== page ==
As a library worker, if a 10 year old boy comes up and asks me for a book, I’m not necessarily going to suggest something that’s pink. I might try suggesting a book that’s typically seen as a girl book, but if he says no, I won’t push it. It’s not my place to make reading decisions for kids, to tell them what they ought to read, whatever my personal views. And so a lot of times I do see boys reading boy books and girls reading girl books and I see it both as a natural thing (as you’re discussing above) and as something which is constantly reinforced. But I have had boys say, “I’m not going to read that; it’s a girl book.” I don’t remember ever having a girl say, “I’m not going to read that; it’s a boy book,” though pink books–Disney Fairies, Fancy Nancy, Disney Princesses, Dora–are extremely popular.

    And to be honest, with young kids I don’t see that as so much of an issue. But then I do hear and see reactions from adults, usually males, who react to female books as if they are inferior because they are female. Read what you want; that’s not my issue. It’s when there’s a sense of gendered books (on either side, but I see it usually as male looking down on female) as wrong or inferior that I get het up. And I do see that kind of comment, in a variety of ways, not the least of which being the recent complaints about the number of women on the Nebula/Norton shortlist.

    I want boys to read, absolutely, but I also to encourage their reading not at the expense of girls’ reading. And so I worry about people who say, ‘We need more male protagonists!’ (Again, something I have actually seen.) If women have historically struggled to make their voices heard, the fact that people start swooning as soon as there’s the appearance of a larger female voice in a body of literature, that’s troublesome to me.

    And I remember growing up, my sister and I were allowed and encouraged to read EVERYTHING. Louisa May Alcott, Lucy Maud Montgomery, Arthur Ransome, Robert Louis Stevenson, Patrick O’Brian. My brother, on the other hand, was actively discouraged from reading anything written by a woman because those were ‘girl books’.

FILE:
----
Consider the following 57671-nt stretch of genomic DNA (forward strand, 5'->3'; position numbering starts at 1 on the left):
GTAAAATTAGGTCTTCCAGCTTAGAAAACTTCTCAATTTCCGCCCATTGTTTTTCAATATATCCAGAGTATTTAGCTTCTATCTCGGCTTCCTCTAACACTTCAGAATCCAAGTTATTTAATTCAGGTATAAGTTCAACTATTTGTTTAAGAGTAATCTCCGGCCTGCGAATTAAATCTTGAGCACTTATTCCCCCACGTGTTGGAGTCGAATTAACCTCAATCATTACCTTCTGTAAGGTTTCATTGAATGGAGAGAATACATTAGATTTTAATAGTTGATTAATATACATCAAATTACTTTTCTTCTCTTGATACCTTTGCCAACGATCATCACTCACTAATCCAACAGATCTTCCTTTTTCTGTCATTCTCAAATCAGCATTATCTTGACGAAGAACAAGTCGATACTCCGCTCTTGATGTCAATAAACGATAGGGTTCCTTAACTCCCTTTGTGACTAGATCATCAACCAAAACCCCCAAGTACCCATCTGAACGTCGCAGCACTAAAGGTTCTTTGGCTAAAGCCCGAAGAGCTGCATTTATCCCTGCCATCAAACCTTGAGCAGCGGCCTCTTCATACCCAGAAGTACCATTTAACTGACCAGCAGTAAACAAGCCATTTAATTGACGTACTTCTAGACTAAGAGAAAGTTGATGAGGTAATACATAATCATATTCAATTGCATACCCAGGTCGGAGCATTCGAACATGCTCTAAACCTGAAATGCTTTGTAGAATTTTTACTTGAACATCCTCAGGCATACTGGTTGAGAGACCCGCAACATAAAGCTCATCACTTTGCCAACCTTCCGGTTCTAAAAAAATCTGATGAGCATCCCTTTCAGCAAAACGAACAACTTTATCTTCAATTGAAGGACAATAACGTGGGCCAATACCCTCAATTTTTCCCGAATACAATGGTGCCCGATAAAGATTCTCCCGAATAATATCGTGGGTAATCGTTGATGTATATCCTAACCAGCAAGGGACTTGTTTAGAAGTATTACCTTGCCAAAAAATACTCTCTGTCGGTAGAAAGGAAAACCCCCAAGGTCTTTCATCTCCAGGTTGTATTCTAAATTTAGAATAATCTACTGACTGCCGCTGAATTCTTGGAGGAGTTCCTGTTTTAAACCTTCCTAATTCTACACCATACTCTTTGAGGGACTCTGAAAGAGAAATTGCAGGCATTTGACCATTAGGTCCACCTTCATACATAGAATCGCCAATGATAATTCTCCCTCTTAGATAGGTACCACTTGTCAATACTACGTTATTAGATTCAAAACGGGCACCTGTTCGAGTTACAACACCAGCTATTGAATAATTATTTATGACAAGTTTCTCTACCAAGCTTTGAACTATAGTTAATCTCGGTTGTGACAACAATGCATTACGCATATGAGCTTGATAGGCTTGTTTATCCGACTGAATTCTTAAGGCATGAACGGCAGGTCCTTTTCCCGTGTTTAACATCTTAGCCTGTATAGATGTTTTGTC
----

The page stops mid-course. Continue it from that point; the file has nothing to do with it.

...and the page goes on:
So I know that when I have a boy who comes into the library and will only consider ‘boy books’, there are probably both inherent and huge cultural reasons for that. I’m not going to change that, or force him to read something he doesn’t want to. That’s not my place. But I know if I have boys, I will encourage them to read whatever they want. If they want to read about dinosaurs and outer space, that’s just fine. But they’ll be free to read either.

    As far as specific suggestions, The Thief springs to mind, especially for the boy who wants boy books but is also a bit introspective. Rosemary Sutcliff, if they’re willing to go a bit old-fashioned. *I* think anyone ought to love The Perilous Gard by Elizabeth Marie Pope, though there is some romance there. I certainly mourn the rise of cookie cutter paranormal/dystopian/steampunks, but that’s less from a gendered viewpoint and more from wanting interesting and unique stories.

    And so much of it is marketing–put better/less feminized covers on a lot of books and I bet male readership would shoot up. Put a girl in a prom dress on the front cover and what teenage boy is going to be willing to check it out.

    I don’t know. I guess my summation is that this is such a complicated issue and at the intersection of a lot of things I think a lot of people care about but don’t necessarily have really good answers for.

  5. Maureen, thanks so much for your comment, it’s so interesting to hear about what you actually see as far as library patrons go. Also, I must say, to me, the way your brother was pushed away from woman authors is just so strange and artificial it’s hard to wrap my mind around. I assure you that kind of prejudice isn’t everywhere, because no one EVER cared about the gender of the author in my family. But then, when I was growing up, everyone washed dishes and everyone shoveled snow; there was a little boy/girl stuff, but I guess not much, comparatively.

    I totally agree that there is a big cultural component to our modern conception of “masculine” and “feminine”, as well as an intrinsic component. And I also agree that a lot of marketing is very problematical and makes both boys and (I guess) their parents shy away from many books that the boys would probably really like, which is definitely a shame, especially as it keeps shoving woman authors and the kinds of books more often written by women toward the margins. I would love to see that change.

    I do think we need books with boy protagonists — and plenty of books with girl protagonists, and since historically boy protagonists got to have all the fun, hey, it seems fair to me to have plenty of girls driving the action in modern YA. As for parents pushing their sons away from books written by women, or books with girl protagonists . . . *rolls eyes* . . . honestly, they need to cut it out this minute.

    As a social experiment, I am almost tempted to suggest that ALL debut authors go by their initials for the next ten years. Then people can guess which ones are men and which women. Wouldn’t that be interesting? And, who knows, it might get people over caring about the author’s gender.